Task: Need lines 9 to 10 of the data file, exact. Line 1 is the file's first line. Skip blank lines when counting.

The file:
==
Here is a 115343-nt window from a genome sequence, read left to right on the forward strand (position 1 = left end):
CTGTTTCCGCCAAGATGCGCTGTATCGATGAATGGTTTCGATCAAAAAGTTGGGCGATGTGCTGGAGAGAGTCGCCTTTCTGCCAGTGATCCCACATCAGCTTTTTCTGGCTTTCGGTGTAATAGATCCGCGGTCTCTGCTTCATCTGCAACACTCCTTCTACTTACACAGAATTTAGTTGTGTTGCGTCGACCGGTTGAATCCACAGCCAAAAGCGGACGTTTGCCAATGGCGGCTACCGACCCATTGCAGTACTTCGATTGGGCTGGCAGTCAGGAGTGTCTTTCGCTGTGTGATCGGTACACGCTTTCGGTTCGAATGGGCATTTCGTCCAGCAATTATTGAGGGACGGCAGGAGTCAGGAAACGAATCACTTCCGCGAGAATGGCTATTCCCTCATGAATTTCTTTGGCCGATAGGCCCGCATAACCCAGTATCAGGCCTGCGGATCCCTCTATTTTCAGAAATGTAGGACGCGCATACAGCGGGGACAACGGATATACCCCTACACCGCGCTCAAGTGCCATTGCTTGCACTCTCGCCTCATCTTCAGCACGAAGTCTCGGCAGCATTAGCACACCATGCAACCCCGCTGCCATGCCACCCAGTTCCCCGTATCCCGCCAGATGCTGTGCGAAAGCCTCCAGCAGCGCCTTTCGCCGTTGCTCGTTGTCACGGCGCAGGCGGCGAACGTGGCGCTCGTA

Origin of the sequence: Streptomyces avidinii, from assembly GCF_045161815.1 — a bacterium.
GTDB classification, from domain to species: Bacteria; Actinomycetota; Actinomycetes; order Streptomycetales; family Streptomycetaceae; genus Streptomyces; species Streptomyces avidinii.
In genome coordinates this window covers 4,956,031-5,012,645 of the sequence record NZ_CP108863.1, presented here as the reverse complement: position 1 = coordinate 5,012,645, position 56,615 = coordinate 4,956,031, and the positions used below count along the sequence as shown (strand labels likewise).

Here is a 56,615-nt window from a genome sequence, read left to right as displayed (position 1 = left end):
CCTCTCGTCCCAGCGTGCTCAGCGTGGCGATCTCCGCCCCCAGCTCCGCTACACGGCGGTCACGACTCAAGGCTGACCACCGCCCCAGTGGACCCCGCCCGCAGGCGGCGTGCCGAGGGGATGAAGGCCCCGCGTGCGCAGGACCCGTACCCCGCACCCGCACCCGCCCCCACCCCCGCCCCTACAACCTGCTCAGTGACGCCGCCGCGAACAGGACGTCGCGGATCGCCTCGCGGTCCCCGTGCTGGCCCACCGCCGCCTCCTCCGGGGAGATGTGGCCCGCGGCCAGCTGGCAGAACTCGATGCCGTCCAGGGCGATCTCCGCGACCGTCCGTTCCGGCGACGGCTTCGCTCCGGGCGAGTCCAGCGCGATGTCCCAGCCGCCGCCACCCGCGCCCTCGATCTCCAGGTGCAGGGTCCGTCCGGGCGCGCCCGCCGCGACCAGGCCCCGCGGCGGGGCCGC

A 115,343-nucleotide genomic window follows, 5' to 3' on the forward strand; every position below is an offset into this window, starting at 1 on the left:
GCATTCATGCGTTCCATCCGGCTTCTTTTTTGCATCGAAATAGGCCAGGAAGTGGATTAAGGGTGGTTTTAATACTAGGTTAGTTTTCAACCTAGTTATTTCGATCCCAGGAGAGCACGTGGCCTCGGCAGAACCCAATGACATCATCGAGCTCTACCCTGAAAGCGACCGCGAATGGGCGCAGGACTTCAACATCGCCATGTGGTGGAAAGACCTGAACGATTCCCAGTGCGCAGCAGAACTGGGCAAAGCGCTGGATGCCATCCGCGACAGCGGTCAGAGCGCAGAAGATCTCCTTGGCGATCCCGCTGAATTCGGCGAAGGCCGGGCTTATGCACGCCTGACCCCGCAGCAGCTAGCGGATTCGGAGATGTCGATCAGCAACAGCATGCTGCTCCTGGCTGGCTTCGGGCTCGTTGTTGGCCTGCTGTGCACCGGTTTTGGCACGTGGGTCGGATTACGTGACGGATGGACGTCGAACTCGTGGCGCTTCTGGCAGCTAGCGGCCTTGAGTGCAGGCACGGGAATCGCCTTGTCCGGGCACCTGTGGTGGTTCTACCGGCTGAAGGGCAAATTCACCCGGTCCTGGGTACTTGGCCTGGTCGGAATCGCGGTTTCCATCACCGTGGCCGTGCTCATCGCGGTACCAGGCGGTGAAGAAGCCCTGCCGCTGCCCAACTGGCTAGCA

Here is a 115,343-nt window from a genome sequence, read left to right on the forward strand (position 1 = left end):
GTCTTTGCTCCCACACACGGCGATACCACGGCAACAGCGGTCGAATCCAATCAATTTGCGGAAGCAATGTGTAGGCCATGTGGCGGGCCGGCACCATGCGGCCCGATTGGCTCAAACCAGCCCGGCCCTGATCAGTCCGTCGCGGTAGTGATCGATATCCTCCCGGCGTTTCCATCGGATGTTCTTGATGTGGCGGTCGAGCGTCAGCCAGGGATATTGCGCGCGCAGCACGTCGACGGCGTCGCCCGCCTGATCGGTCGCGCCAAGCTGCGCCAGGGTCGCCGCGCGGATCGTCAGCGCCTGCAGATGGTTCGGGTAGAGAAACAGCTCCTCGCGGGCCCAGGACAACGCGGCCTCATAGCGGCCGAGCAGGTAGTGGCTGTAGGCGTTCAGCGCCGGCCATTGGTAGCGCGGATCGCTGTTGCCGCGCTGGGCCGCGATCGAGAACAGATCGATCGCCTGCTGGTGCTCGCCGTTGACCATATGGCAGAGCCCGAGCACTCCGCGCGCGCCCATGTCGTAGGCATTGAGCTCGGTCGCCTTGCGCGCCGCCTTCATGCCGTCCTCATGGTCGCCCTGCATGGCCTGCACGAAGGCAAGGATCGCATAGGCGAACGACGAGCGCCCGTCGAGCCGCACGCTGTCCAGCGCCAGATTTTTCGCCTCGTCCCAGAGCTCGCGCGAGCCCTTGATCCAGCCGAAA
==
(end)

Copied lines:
GCATTCATGCGTTCCATCCGGCTTCTTTTTTGCATCGAAATAGGCCAGGAAGTGGATTAAGGGTGGTTTTAATACTAGGTTAGTTTTCAACCTAGTTATTTCGATCCCAGGAGAGCACGTGGCCTCGGCAGAACCCAATGACATCATCGAGCTCTACCCTGAAAGCGACCGCGAATGGGCGCAGGACTTCAACATCGCCATGTGGTGGAAAGACCTGAACGATTCCCAGTGCGCAGCAGAACTGGGCAAAGCGCTGGATGCCATCCGCGACAGCGGTCAGAGCGCAGAAGATCTCCTTGGCGATCCCGCTGAATTCGGCGAAGGCCGGGCTTATGCACGCCTGACCCCGCAGCAGCTAGCGGATTCGGAGATGTCGATCAGCAACAGCATGCTGCTCCTGGCTGGCTTCGGGCTCGTTGTTGGCCTGCTGTGCACCGGTTTTGGCACGTGGGTCGGATTACGTGACGGATGGACGTCGAACTCGTGGCGCTTCTGGCAGCTAGCGGCCTTGAGTGCAGGCACGGGAATCGCCTTGTCCGGGCACCTGTGGTGGTTCTACCGGCTGAAGGGCAAATTCACCCGGTCCTGGGTACTTGGCCTGGTCGGAATCGCGGTTTCCATCACCGTGGCCGTGCTCATCGCGGTACCAGGCGGTGAAGAAGCCCTGCCGCTGCCCAACTGGCTAGCA

Here is a 115,343-nt window from a genome sequence, read left to right on the forward strand (position 1 = left end):